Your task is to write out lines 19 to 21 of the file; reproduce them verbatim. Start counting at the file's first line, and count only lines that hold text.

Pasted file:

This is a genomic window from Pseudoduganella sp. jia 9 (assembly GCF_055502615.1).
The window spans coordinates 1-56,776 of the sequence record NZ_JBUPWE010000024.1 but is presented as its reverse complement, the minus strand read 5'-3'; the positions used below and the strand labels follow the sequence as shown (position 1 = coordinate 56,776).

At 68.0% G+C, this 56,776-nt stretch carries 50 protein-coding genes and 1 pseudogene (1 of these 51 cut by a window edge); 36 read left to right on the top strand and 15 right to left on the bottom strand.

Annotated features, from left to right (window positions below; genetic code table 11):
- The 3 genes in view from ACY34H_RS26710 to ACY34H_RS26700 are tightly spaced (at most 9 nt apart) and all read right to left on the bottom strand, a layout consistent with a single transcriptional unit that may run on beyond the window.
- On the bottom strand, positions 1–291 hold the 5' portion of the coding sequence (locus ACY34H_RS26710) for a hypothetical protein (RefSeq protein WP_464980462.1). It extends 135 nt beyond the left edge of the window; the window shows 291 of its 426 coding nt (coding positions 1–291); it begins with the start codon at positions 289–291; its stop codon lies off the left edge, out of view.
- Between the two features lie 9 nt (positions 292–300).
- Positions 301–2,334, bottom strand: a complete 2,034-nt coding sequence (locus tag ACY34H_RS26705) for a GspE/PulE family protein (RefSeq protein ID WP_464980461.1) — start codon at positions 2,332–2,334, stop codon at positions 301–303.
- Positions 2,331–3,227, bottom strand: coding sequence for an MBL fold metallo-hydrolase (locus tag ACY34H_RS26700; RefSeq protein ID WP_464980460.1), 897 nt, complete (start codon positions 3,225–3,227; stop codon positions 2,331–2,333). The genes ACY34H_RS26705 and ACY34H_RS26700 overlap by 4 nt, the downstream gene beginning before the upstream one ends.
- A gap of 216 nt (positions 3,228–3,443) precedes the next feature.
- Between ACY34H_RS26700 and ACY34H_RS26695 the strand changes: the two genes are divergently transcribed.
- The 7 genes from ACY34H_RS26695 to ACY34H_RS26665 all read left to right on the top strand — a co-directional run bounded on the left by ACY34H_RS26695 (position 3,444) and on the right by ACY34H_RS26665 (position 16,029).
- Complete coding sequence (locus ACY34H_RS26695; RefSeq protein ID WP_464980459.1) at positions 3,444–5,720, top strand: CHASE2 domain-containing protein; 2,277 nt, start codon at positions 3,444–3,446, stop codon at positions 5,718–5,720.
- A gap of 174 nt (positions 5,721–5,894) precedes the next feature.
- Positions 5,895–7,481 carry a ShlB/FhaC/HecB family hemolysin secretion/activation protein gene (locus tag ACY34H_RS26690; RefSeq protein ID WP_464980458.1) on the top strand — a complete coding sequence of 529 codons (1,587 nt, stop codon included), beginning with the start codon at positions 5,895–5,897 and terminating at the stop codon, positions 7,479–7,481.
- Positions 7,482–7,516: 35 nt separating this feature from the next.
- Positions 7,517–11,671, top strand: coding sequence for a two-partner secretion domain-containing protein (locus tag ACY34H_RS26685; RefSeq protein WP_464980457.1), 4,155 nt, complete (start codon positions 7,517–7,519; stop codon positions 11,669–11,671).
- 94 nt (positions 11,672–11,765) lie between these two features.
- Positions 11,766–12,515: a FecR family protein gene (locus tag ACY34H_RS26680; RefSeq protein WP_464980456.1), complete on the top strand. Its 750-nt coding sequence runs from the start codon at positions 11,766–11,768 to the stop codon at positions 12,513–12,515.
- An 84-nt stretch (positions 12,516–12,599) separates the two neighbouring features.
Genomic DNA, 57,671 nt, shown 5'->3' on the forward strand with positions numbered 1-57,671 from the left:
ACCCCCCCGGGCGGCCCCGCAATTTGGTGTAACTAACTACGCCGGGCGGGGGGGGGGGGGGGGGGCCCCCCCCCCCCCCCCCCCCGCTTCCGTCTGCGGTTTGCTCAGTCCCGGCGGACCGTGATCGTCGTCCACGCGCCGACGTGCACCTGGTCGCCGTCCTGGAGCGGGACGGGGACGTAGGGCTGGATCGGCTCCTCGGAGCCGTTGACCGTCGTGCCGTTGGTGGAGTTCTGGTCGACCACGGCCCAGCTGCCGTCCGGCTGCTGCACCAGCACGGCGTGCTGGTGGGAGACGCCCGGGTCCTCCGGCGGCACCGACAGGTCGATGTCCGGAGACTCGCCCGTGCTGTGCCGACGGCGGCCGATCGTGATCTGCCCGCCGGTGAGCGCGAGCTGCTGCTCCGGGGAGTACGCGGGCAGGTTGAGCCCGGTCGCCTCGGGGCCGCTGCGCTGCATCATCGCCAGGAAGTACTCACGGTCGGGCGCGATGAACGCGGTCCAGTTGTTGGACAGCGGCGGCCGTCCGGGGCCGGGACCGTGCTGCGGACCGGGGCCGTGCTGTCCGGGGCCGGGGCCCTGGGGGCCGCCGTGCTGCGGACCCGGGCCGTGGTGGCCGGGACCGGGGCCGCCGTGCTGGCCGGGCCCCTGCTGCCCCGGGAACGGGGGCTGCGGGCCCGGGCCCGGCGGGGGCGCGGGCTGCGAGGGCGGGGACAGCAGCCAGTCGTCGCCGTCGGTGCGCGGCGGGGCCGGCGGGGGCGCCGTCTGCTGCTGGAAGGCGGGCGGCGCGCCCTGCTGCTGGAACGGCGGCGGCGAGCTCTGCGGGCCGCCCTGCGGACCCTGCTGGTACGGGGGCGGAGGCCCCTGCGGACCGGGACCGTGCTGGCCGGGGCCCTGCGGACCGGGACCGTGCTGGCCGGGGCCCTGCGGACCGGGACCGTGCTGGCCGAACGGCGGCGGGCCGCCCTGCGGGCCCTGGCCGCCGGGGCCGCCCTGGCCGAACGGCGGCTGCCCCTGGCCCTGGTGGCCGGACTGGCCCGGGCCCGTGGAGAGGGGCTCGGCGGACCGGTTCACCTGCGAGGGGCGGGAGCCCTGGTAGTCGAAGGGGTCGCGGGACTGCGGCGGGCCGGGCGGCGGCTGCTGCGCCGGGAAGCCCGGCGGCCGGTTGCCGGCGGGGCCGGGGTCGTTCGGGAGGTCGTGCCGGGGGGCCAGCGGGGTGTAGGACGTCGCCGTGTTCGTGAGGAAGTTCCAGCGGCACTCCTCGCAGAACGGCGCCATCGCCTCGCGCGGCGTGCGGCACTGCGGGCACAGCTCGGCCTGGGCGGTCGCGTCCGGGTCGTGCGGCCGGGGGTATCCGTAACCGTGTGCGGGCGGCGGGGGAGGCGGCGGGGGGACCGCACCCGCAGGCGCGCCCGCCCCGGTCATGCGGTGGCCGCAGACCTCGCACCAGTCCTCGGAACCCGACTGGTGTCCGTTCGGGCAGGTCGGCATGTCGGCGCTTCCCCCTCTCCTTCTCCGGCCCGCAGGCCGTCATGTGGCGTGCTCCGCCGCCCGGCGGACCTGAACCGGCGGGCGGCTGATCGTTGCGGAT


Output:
- Positions 11,766–12,515: a FecR family protein gene (locus tag ACY34H_RS26680; RefSeq protein WP_464980456.1), complete on the top strand. Its 750-nt coding sequence runs from the start codon at positions 11,766–11,768 to the stop codon at positions 12,513–12,515.
- An 84-nt stretch (positions 12,516–12,599) separates the two neighbouring features.
Genomic DNA, 57,671 nt, shown 5'->3' on the forward strand with positions numbered 1-57,671 from the left: